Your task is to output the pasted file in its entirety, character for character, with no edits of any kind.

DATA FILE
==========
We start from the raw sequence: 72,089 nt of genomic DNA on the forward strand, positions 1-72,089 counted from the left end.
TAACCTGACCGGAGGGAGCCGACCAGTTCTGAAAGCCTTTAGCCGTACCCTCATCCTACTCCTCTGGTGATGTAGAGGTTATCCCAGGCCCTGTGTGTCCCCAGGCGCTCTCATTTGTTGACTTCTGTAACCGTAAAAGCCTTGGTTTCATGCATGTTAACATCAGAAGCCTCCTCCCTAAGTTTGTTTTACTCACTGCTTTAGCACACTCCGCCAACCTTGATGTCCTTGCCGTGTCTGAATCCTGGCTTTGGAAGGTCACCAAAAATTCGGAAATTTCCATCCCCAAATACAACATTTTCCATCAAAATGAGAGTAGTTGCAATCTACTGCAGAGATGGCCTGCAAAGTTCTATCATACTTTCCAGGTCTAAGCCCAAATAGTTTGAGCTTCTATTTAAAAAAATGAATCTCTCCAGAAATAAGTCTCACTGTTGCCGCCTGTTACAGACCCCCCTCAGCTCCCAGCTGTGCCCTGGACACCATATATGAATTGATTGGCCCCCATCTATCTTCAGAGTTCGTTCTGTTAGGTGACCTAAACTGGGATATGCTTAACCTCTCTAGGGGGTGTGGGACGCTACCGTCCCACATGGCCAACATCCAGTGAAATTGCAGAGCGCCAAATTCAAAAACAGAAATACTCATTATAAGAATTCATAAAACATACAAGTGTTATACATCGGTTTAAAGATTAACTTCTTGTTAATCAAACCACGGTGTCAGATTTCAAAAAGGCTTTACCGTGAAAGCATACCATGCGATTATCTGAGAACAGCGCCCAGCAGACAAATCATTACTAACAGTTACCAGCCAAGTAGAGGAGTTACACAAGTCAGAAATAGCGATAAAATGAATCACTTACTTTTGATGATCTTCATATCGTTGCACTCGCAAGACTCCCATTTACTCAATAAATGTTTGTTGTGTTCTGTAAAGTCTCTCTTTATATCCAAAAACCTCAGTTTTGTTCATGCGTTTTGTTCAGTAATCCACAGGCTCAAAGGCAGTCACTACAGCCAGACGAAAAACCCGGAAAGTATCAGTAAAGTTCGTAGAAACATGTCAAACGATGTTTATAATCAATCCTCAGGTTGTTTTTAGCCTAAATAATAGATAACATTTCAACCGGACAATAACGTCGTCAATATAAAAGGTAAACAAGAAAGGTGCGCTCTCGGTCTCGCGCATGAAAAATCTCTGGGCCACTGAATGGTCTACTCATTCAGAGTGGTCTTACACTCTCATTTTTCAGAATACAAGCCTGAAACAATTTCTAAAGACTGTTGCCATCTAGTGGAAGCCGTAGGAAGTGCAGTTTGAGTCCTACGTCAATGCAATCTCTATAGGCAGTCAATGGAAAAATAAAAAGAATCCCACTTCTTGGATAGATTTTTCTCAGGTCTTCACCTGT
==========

We start from the raw sequence: 72,089 nt of genomic DNA on the forward strand, positions 1-72,089 counted from the left end.
TAACCTGACCGGAGGGAGCCGACCAGTTCTGAAAGCCTTTAGCCGTACCCTCATCCTACTCCTCTGGTGATGTAGAGGTTATCCCAGGCCCTGTGTGTCCCCAGGCGCTCTCATTTGTTGACTTCTGTAACCGTAAAAGCCTTGGTTTCATGCATGTTAACATCAGAAGCCTCCTCCCTAAGTTTGTTTTACTCACTGCTTTAGCACACTCCGCCAACCTTGATGTCCTTGCCGTGTCTGAATCCTGGCTTTGGAAGGTCACCAAAAATTCGGAAATTTCCATCCCCAAATACAACATTTTCCATCAAAATGAGAGTAGTTGCAATCTACTGCAGAGATGGCCTGCAAAGTTCTATCATACTTTCCAGGTCTAAGCCCAAATAGTTTGAGCTTCTATTTAAAAAAATGAATCTCTCCAGAAATAAGTCTCACTGTTGCCGCCTGTTACAGACCCCCCTCAGCTCCCAGCTGTGCCCTGGACACCATATATGAATTGATTGGCCCCCATCTATCTTCAGAGTTCGTTCTGTTAGGTGACCTAAACTGGGATATGCTTAACCTCTCTAGGGGGTGTGGGACGCTACCGTCCCACATGGCCAACATCCAGTGAAATTGCAGAGCGCCAAATTCAAAAACAGAAATACTCATTATAAGAATTCATAAAACATACAAGTGTTATACATCGGTTTAAAGATTAACTTCTTGTTAATCAAACCACGGTGTCAGATTTCAAAAAGGCTTTACCGTGAAAGCATACCATGCGATTATCTGAGAACAGCGCCCAGCAGACAAATCATTACTAACAGTTACCAGCCAAGTAGAGGAGTTACACAAGTCAGAAATAGCGATAAAATGAATCACTTACTTTTGATGATCTTCATATCGTTGCACTCGCAAGACTCCCATTTACTCAATAAATGTTTGTTGTGTTCTGTAAAGTCTCTCTTTATATCCAAAAACCTCAGTTTTGTTCATGCGTTTTGTTCAGTAATCCACAGGCTCAAAGGCAGTCACTACAGCCAGACGAAAAACCCGGAAAGTATCAGTAAAGTTCGTAGAAACATGTCAAACGATGTTTATAATCAATCCTCAGGTTGTTTTTAGCCTAAATAATAGATAACATTTCAACCGGACAATAACGTCGTCAATATAAAAGGTAAACAAGAAAGGTGCGCTCTCGGTCTCGCGCATGAAAAATCTCTGGGCCACTGAATGGTCTACTCATTCAGAGTGGTCTTACACTCTCATTTTTCAGAATACAAGCCTGAAACAATTTCTAAAGACTGTTGCCATCTAGTGGAAGCCGTAGGAAGTGCAGTTTGAGTCCTACGTCAATGCAATCTCTATAGGCAGTCAATGGAAAAATAAAAAGAATCCCACTTCTTGGATAGATTTTTCTCAGGTCTTCACCTGT